Film Review: Mr Jones (2019)

Directed by Agnieszka Holland, Mr Jones delves deep into a shocking, and underexplored, piece of modern history and asks how we can so easily decide to look the other way

“What’s being done now will transform mankind”

It is remarkable how even now, epochal moments in history in which millions died can remain so unknown in the West. To my shame, I’d never heard of the Holodomor, and I’d wager not many in the UK could tell you what it was –  a man-made famine in the early 1930s, a genocide against the Ukrainian people perpetrated by the Soviet government.

Agnieszka Holland’s film Mr Jones tackles this Western-blindness by exploring the story of Gareth Jones, a Welsh journalist/political adviser (how the lines are ever-blurred…) who risked his life to uncover the story and reveal it to the world, only to find that geo-political realities meant that no-one is really listening (nothing ever really changes does it?!). Continue reading “Film Review: Mr Jones (2019)”

Review: Oslo, National Theatre

“The Americans cannot stand it when others take the lead”

What does it take to get peace in the Middle East? Some determined Norwegians and a plate or two of tasty waffles apparently… At a leisurely three hours in length and set around the Oslo Peace Accords, JT Rogers’ Oslo might not on the face of it seem like theatrical gold but it won a Tony on Broadway and such was the confidence in this production that a West End run was booked in to follow its short engagement at the National before a ticket had even been sold.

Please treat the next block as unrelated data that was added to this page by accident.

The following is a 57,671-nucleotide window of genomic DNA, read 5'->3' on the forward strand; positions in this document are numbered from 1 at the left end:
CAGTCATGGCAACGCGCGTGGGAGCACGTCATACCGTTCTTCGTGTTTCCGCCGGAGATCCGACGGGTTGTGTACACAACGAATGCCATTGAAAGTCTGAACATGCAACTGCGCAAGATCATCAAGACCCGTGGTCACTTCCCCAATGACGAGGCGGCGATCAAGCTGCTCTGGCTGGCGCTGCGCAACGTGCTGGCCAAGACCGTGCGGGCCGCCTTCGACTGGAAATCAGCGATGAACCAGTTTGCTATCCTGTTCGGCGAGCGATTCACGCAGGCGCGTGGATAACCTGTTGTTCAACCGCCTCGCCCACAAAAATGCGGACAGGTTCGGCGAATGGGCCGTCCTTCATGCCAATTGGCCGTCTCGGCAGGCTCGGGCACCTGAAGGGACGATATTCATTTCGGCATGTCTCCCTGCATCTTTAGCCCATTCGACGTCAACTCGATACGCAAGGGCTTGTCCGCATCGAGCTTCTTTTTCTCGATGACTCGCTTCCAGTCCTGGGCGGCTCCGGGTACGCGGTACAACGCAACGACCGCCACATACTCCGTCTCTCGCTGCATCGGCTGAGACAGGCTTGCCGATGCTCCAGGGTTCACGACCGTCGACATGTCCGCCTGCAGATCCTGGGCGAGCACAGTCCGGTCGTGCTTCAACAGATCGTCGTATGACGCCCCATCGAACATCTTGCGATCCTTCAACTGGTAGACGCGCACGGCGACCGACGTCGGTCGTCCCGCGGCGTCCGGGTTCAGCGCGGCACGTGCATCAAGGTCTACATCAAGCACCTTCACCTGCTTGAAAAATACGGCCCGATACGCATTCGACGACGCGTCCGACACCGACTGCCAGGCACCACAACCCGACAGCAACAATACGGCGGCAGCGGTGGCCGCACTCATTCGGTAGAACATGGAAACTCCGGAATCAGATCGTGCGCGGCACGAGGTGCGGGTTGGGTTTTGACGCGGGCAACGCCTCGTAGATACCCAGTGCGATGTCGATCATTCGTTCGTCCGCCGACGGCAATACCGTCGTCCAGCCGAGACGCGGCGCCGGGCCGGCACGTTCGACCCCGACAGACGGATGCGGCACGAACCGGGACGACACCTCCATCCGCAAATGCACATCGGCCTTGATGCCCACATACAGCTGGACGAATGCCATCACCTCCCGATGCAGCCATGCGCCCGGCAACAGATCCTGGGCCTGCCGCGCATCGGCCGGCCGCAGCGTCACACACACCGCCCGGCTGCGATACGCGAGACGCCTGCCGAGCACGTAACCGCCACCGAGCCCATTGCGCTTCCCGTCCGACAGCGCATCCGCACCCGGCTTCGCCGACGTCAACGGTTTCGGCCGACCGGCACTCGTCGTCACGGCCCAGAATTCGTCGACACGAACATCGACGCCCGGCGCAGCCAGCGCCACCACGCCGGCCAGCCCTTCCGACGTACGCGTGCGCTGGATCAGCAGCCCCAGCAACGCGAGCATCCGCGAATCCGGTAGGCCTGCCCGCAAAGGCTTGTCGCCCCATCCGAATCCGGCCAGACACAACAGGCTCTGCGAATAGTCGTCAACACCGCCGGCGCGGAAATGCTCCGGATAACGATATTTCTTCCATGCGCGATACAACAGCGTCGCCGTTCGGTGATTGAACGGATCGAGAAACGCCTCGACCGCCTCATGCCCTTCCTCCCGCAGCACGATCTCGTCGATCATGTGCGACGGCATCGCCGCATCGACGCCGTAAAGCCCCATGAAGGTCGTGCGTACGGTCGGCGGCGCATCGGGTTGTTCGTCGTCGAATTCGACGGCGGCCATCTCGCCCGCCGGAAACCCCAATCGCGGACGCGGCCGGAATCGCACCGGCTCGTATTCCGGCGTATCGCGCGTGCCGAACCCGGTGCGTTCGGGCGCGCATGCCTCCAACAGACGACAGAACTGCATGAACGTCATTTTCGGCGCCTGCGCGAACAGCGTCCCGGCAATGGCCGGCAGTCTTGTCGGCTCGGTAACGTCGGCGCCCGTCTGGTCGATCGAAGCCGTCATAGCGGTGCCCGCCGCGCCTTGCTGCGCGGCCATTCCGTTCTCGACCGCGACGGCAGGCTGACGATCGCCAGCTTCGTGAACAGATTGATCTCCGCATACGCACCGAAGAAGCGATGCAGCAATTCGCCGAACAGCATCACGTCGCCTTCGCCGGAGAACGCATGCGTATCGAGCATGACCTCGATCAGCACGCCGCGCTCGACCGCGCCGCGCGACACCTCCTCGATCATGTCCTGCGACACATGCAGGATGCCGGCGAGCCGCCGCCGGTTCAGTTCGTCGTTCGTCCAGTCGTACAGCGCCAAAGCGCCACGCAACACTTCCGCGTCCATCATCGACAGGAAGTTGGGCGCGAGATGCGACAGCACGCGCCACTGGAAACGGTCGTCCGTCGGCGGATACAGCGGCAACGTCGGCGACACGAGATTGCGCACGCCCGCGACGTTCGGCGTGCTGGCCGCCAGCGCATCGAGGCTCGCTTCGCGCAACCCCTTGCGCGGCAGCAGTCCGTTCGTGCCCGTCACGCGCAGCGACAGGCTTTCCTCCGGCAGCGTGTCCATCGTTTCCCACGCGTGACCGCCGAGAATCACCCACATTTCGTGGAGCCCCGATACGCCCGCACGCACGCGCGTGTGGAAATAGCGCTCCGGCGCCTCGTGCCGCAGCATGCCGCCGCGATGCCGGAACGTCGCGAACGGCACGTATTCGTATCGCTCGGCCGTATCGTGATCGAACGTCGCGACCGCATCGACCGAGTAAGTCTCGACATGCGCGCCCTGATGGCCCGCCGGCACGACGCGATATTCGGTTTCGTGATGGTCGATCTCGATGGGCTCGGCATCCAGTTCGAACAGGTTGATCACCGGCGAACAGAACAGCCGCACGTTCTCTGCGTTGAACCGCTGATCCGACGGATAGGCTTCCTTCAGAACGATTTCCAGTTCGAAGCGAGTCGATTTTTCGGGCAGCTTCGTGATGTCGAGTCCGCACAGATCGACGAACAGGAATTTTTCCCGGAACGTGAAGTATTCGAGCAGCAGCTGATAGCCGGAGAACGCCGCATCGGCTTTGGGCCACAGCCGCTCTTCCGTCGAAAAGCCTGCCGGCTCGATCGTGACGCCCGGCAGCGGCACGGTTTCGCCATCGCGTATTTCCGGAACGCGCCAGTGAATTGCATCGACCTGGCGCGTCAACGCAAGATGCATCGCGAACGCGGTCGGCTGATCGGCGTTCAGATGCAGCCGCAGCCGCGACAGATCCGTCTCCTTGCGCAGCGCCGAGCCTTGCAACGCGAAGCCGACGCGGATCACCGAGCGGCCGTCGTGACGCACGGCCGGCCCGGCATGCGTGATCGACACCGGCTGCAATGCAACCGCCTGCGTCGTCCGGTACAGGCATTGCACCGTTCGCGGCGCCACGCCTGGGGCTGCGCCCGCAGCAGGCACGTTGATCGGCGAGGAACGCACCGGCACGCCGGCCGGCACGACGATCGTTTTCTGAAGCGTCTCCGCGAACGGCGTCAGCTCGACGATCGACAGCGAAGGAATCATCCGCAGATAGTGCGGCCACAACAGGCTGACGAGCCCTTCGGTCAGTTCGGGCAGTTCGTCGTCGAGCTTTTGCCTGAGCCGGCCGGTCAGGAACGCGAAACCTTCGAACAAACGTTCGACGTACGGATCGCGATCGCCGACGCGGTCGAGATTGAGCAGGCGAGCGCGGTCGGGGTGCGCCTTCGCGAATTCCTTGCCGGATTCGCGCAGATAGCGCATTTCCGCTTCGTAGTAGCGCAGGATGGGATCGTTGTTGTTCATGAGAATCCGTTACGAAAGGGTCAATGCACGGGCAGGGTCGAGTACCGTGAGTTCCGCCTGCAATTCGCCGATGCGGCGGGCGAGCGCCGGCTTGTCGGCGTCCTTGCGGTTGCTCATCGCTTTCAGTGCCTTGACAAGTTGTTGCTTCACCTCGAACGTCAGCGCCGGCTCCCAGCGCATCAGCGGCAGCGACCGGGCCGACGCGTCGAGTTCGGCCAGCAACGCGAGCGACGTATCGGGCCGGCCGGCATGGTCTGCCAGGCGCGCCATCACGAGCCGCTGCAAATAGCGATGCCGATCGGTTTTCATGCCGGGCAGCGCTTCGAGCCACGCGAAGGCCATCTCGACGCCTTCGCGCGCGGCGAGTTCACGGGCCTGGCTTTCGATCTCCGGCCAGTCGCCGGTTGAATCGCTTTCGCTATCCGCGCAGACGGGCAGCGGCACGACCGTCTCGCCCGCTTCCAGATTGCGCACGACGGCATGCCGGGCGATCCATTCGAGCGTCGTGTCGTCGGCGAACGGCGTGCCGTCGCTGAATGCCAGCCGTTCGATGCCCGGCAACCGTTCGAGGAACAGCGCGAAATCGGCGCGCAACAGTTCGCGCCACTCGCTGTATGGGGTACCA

And it is a confidence that has paid off handsomely. Bartlett Sher’s direction has an epic sweep to its depiction of world affairs but Rogers’ writing shines through its focus on the intimate detail, on the personal struggle, sacrifice and success of the individuals who managed to break the Israeli-Palestinian deadlock and work towards the unimaginable – a lasting peace. History has shown us the reality of that, something acknowledged in a coda here, but it is still thrilling to watch. Continue reading “Review: Oslo, National Theatre”

TV Review: The Honourable Woman

“It’s the Middle East Shlomo, enemies is what you make”

Only by chance did I find out that The Honourable Woman was leaving Netflix at the end of this month, so I quickly took the opportunity to catch up with Hugo Blick’s political spy thriller and as is so often the case with these things, was left wondering how I could have taken this long to watch it.

Political intrigue and personal drama coming from kidnapped children, suspicious suicides and betrayals ranging from old blood feuds to intra-familial conflict set the scene immediately for a typically dense and complex story from Blick, centred on a refreshingly new take on the Israeli-Palestinian conflict and the seeming impossibility of finding a solution when the wounds of the past are still felt so keenly and deeply. Continue reading “TV Review: The Honourable Woman”

Review: Poppy + George, Watford Palace

“If this is indeed where you were heading, then it appears with all success you have arrived”